One thing this Sundance virgin has learned from my brief time here: Things move pretty fast. Just yesterday Variety reported that HBO had acquired The Black List, the documentary collaboration between former New York Times film critic Elvis Mitchell and photographer/filmmaker Timothy Greenfield-Sanders, and by the time I was sitting in the press screening at the Yarrow Hotel this morning, the HBO logo was in place in the film’s opening credits. (Granted, an insider did tell us that the movie had been bought just before the fest began yesterday…but still.)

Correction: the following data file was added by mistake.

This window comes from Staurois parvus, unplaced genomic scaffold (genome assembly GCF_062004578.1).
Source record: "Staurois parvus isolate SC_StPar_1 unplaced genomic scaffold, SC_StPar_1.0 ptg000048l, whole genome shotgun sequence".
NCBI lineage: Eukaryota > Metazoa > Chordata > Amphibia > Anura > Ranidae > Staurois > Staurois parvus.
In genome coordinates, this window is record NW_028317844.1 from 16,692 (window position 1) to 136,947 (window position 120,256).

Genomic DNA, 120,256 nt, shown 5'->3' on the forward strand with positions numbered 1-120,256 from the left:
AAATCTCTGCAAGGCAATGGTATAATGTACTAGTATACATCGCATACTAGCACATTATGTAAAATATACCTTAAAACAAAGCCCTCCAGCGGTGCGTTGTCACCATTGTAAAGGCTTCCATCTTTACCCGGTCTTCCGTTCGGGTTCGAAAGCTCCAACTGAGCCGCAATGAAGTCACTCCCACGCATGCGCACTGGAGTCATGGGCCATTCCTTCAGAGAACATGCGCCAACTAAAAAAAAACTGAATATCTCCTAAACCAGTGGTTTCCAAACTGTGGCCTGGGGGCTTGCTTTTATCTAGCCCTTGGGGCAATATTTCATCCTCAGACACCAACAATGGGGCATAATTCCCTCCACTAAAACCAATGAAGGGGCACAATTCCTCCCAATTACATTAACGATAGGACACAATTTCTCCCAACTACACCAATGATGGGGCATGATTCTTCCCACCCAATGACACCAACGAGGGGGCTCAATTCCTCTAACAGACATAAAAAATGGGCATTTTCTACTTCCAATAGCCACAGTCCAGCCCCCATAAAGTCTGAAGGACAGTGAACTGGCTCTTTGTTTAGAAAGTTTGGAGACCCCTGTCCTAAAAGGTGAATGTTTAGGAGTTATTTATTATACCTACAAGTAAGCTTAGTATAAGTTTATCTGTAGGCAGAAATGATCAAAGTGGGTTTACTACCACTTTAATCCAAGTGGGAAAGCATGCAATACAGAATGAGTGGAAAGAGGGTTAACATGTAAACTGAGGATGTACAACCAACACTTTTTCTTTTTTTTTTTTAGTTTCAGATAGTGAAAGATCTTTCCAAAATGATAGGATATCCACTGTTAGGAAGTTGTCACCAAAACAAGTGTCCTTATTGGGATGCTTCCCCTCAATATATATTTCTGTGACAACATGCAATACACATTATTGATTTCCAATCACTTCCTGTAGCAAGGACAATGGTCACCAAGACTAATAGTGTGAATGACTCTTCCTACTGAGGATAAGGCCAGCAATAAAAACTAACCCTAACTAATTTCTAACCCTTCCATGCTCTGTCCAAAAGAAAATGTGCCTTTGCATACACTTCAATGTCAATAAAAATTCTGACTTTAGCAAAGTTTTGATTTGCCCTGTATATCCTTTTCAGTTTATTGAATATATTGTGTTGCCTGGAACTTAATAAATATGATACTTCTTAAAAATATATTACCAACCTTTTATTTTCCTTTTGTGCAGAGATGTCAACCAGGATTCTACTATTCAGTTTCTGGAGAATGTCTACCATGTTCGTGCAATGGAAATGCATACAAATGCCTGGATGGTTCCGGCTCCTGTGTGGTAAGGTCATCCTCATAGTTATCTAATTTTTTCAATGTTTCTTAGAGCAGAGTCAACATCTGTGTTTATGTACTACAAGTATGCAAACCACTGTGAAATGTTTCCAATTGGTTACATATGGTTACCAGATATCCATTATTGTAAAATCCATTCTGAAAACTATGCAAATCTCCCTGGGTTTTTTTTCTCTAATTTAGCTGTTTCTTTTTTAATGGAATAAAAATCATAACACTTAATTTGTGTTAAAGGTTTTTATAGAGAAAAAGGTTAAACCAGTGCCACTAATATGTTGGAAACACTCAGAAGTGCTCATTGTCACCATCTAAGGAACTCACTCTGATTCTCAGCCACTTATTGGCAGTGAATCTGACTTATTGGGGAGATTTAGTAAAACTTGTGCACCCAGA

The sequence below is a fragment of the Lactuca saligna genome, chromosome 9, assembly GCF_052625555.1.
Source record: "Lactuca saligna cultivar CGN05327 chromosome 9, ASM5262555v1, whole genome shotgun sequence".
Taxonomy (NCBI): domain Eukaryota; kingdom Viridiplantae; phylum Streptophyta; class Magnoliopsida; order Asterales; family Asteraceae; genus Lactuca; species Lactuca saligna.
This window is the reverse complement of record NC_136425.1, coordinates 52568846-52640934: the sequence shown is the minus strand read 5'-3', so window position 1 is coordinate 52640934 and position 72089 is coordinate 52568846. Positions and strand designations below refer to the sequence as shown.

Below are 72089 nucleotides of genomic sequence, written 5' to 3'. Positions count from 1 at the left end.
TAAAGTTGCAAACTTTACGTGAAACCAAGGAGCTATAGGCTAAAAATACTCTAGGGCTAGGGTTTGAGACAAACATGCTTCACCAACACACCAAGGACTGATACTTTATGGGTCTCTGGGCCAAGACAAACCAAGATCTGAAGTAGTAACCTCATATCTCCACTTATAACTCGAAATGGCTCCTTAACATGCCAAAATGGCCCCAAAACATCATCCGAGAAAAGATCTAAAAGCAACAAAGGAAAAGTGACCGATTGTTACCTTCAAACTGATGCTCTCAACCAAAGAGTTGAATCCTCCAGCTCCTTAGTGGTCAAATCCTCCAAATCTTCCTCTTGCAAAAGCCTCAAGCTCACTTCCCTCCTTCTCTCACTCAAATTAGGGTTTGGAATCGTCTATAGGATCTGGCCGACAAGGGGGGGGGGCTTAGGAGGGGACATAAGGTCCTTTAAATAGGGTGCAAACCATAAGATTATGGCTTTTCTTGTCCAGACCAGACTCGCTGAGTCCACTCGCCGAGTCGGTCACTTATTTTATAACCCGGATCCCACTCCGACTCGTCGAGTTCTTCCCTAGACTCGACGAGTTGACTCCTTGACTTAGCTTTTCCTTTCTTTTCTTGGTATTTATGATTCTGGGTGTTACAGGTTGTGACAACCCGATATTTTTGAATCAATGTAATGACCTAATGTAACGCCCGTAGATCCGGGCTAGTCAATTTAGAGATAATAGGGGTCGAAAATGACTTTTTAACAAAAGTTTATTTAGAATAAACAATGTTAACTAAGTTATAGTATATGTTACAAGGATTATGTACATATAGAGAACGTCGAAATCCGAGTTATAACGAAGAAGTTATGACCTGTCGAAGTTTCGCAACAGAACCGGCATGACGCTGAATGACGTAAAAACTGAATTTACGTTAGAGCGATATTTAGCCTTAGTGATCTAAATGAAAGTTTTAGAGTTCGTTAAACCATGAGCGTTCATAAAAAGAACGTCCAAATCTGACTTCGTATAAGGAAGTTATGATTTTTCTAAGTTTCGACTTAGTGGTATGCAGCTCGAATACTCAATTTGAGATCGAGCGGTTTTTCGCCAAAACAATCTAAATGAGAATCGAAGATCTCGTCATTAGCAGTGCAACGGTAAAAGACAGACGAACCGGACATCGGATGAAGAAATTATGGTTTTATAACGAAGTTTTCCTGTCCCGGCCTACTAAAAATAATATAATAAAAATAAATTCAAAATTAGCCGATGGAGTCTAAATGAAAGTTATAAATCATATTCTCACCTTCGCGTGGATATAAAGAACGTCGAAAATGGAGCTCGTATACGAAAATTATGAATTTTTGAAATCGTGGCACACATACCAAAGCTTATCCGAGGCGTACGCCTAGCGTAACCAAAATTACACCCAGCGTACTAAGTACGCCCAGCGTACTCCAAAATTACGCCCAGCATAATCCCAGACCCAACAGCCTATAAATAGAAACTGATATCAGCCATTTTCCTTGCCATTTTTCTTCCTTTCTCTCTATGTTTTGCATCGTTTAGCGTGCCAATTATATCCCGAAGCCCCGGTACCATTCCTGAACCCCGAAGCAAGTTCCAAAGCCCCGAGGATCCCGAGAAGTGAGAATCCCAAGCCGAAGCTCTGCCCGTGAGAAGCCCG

In the film, 22 black icons from all fields — from Pulitzer winner Toni Morrison to comedian Chris Rock to former U.S. Secretary of State Colin Powell — share anecdotes about their experiences being black in America and how those experiences shaped their careers. Highlights: Slash (who is half black) describing the tension between himself and his bandmates in Guns N’ Roses after he expressed discomfort over Axl Rose’s lyrics in "One in a Million" (specifically its use of the n-word); Oscar winner Louis Gossett Jr. expressing his crushing disappointment that he "didn’t get a phone call for a year and a half" after his Best Supporting Actor Oscar win; and Chris Rock (pictured, with Kareem Abdul-Jabbar) explaining his off-kilter definition of true equality (when black people can "suck" just as bad as white people and still be accepted). But who got the biggest laugh at the press screening I attended? Vernon Jordan, who talked about trying to decide as a young man whether he’d go into law or the ministry: "In the process, I discovered sin. And I liked it."